Review – Blind Drive
Can you imagine playing an arcade game where there are no visuals? You read that right; this is a game in which whatever is onscreen actually doesn’t help you at all. You’re even encouraged by the developers to play with your eyes closed in order to pay extra attention to its sound design. Furthermore, imagine if this arcade game is also heavily story-based and filled with dark humor to top things off. This game exists, it is called Blind Drive, and it’s one of the weirdest (and best) games I’ve played in 2021 so far.
You play as a man accepting the role of a test subject in a supposed experiment, but he suddenly finds out he’s in some kind of mad situation, as he’s handcuffed and blindfolded inside an automatically accelerating car that just so happens to be driving on the opposite side of the road. Your objective is simple: you need to survive. You need to avoid incoming traffic, even though you have no way to actually see any incoming vehicles. That’s when Blind Drive shines the brightest, as this game is basically all about its sound design.
Blind Drive uses to 3D audio to create awareness. Everything revolves around listening to incoming traffic with your headphones (if you use your PC’s speakers, you’re basically going to die almost instantly). You hear an engine noise approaching on your right speaker? Turn left. Do the opposite if you hear an incoming car with your left speaker. That’s basically the core gameplay loop, but Blind Drive does add some extra features to constantly make your life harder, but also one neat little thing to make your life easier.
Throughout the entire game, you’ll be constantly called by a mysterious individual behind this shady experiment, who’ll taunt you and make things even more difficult for you. For instance, he’ll occasionally turn on the radio, muffling outside noise, forcing you to pay extra attention to any incoming vehicles. He’s not entirely a bad person, however, as he tells you that if you end up hitting someone riding a bicycle, you’ll actually get an extra life point. The thing is, you’ll basically have half a millisecond to deduce whether or not you’re about to hit a car or a bicycle. Blind Drive is insanely difficult and I love it.
The game rewards you with occasional bits of dialogue, which are a complete delight. The script is drenched in amazingly dark humor and downright absurdity. Whenever you think things couldn’t get any more idiotic, Blind Drive dials it up even further. Add in the fact you’ll probably be listening to it with your eyes closed, and the result is basically a podcast that makes any Dan Harmon script sound tame in comparison.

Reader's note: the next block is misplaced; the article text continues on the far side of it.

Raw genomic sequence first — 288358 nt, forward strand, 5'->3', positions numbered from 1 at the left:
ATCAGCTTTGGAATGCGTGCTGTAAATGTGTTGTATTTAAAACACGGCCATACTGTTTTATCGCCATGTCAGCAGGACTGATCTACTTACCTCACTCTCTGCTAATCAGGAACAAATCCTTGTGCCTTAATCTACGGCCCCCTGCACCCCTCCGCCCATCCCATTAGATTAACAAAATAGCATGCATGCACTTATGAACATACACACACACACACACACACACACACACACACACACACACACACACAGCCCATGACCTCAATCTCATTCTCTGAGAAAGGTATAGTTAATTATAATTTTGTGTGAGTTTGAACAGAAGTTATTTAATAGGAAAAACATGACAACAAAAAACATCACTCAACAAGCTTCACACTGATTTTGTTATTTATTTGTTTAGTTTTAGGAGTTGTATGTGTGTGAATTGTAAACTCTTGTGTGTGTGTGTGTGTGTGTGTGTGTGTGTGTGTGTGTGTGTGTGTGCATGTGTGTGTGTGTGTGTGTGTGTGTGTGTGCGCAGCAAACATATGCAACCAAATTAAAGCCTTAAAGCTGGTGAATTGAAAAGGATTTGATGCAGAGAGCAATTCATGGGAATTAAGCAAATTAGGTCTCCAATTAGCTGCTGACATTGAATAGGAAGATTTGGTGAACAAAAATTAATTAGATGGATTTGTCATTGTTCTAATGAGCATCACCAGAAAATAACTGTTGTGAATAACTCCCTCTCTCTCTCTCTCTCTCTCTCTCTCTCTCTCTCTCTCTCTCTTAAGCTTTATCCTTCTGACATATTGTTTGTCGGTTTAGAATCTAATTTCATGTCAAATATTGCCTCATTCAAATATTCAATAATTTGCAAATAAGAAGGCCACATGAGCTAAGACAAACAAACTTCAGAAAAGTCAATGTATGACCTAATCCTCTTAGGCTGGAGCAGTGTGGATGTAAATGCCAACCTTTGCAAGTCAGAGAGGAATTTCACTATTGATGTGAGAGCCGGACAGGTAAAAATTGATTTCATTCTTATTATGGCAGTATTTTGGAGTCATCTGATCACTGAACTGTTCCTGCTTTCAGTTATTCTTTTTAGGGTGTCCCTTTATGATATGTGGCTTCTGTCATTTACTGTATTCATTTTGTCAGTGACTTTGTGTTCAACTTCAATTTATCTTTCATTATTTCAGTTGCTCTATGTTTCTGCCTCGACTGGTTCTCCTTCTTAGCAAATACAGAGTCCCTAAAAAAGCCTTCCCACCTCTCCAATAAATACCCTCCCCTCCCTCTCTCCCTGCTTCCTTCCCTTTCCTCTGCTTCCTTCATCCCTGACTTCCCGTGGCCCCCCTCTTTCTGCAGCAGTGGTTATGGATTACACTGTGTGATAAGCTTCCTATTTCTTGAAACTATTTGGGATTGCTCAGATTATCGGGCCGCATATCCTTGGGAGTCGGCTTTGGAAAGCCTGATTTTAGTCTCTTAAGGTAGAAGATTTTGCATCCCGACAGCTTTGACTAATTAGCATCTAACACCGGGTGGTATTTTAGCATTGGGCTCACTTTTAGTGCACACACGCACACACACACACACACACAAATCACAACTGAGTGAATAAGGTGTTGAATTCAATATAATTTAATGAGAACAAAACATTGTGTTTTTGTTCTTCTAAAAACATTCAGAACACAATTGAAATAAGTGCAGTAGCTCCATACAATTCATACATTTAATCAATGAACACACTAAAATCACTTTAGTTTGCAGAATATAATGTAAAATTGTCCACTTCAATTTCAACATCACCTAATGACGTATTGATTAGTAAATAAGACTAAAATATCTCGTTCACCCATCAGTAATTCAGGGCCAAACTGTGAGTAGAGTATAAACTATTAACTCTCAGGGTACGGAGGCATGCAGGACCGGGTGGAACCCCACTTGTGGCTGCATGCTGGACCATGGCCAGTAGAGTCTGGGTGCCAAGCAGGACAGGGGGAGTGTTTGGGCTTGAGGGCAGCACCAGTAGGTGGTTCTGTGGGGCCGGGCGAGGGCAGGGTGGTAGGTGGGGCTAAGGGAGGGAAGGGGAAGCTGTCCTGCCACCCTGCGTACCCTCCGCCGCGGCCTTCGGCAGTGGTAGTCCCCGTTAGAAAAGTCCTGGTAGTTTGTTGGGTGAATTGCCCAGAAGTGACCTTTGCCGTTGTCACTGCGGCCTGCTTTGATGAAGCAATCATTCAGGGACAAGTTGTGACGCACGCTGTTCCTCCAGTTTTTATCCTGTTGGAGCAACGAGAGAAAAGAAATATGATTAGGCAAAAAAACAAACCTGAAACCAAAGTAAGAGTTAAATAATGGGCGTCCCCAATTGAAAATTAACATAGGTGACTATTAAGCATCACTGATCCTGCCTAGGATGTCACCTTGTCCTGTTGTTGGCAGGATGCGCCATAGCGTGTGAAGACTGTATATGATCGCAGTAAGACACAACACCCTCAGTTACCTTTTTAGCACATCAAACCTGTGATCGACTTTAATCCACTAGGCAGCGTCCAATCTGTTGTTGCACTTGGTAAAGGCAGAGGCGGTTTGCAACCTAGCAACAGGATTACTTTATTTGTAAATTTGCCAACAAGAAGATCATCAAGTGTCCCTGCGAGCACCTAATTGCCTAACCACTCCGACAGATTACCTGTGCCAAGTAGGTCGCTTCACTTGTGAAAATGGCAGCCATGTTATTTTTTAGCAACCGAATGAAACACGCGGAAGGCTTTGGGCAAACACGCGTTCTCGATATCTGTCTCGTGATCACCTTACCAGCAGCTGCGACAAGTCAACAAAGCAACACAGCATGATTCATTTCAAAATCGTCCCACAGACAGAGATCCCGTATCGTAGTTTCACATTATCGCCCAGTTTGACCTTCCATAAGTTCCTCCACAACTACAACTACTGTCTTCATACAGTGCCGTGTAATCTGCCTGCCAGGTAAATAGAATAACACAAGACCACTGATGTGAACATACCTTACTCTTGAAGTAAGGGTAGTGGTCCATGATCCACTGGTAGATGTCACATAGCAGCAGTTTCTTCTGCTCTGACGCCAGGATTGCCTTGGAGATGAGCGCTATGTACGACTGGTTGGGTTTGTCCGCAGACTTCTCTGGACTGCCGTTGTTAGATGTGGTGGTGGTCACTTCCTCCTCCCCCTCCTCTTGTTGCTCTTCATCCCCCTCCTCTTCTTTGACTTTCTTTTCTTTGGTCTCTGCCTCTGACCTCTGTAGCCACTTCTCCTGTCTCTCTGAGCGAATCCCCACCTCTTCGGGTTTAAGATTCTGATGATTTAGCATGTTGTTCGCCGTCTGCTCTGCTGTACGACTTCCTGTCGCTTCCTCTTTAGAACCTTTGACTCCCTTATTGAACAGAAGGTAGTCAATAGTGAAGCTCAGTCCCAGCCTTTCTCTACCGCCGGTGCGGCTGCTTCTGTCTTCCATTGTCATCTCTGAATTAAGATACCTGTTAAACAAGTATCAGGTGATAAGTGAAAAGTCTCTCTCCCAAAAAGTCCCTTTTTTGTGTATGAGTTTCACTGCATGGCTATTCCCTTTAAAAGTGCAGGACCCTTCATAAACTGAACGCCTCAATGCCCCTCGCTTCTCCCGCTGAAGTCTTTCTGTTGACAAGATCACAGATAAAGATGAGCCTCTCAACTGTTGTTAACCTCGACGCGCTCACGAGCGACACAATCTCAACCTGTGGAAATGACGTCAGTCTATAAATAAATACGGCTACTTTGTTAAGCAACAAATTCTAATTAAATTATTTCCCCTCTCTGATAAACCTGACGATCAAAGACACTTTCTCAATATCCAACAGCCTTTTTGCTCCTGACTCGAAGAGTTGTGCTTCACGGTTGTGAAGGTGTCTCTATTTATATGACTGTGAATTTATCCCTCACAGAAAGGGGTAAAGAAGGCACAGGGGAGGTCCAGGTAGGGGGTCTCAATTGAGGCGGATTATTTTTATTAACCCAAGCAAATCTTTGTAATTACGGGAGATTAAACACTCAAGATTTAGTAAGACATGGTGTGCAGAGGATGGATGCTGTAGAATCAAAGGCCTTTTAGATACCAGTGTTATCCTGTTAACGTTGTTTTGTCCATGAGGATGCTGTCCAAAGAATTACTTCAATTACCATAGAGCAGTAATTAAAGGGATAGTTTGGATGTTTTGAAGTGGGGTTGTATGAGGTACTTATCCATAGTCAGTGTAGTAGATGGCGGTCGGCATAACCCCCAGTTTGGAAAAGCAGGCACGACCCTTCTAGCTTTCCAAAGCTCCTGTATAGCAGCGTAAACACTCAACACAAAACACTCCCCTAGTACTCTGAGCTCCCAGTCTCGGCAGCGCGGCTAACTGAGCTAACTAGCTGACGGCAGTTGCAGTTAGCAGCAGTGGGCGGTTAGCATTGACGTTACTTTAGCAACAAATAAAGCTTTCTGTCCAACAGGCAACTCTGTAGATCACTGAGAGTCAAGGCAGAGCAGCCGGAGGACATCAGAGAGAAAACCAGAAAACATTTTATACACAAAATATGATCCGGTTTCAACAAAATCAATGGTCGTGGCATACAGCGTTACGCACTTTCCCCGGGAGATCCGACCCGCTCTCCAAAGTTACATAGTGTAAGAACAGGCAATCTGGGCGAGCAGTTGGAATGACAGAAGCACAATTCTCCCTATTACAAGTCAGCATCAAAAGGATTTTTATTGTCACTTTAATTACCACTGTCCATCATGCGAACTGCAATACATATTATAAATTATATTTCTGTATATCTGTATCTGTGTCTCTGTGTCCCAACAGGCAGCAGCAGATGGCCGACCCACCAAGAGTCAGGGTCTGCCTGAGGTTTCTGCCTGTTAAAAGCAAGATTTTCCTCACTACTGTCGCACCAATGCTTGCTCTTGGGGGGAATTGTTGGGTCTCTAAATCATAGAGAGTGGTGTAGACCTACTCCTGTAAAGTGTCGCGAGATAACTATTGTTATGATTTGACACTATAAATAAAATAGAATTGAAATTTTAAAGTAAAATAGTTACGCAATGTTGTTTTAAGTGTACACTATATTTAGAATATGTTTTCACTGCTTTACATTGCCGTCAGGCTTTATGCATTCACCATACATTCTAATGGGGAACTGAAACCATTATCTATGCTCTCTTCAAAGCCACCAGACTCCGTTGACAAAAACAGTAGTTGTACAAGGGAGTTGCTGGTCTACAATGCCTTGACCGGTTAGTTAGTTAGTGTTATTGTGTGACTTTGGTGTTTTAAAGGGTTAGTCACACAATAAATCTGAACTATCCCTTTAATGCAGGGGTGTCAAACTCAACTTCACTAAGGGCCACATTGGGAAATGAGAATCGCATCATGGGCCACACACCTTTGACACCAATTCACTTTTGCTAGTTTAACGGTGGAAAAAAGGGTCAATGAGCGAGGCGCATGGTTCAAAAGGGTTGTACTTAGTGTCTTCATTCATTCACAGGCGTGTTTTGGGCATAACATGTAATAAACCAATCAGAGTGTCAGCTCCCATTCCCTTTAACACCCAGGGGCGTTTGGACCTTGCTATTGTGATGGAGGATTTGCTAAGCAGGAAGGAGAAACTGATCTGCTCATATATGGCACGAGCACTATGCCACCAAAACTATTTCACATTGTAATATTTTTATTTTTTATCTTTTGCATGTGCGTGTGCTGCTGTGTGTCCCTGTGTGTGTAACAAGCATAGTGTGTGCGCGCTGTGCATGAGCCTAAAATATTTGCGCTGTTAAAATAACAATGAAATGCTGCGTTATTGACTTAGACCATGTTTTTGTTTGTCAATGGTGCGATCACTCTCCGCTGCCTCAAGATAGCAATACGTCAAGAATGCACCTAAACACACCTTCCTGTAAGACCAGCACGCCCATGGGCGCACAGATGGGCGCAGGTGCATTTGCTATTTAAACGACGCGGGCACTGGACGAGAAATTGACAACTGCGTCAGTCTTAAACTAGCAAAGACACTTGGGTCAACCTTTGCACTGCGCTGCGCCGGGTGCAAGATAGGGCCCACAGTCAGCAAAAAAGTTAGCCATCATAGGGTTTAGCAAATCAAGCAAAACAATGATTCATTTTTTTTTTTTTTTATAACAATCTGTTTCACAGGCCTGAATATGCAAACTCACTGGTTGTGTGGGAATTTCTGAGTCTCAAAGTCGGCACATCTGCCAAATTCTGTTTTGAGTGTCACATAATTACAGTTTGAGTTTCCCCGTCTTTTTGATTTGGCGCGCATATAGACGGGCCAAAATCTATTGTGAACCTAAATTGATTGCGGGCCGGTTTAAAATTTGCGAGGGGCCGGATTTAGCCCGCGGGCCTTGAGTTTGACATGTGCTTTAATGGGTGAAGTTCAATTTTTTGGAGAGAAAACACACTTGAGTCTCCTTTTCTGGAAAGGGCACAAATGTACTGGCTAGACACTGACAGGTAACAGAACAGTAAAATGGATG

Although you’re supposed to play the game with your eyes closed, that doesn’t mean that Blind Drive‘s ultra-minimalistic visuals are inherently bad. They get the job done with a polished and efficient HUD, as well as occasional trippy effects during scripted sequences and some easter egg sections. You can actually turn the visuals off entirely if you want by toggling an switch in the options menu.
My only big complaint with Blind Drive is the fact that it’s a bit too brief. I wanted more of its insanity. I never thought a game about driving against traffic with my eyes literally closed could not only exist, but become one of my favorite indie titles from 2021. It’s hard to convey how good the game is without visual proof, but rest assured, this is one demented little title worth taking a look. Or worth hearing, whichever you prefer.
For a game about not being able to see what’s in front of you, Blind Drive does feature some occasionally trippy imagery. Its HUD is also polished and efficient. That being said, you literally play this game with your eyes closed. In fact, it even improves the overall experience.
All you need to do is move left or right, but the way the gameplay is perfectly tied to the sound design is nothing short of brilliant. I do appreciate how the way the controller rumbles also helps indicating when a car is approaching.
Blind Drive is all about its sound design. It perfectly utilizes 3D audio to create spatial awareness and an entire gameplay loop that revolves around your ears, and nothing else. You can literally play this game without using your eyes at all. To top things off, its voice acting is hilarious.
Fun Factor: 9.0
A hilarious and completely unique experience. Blind Drive is the perfect mix between avantgarde art, dark humor, and some good old arcade fun. My only gripe is that it’s painfully short. I wanted more shenanigans.
Final Verdict: 8.5
Blind Drive is available now on PC.
Reviewed on PC.
A copy of Blind Drive was provided by the publisher.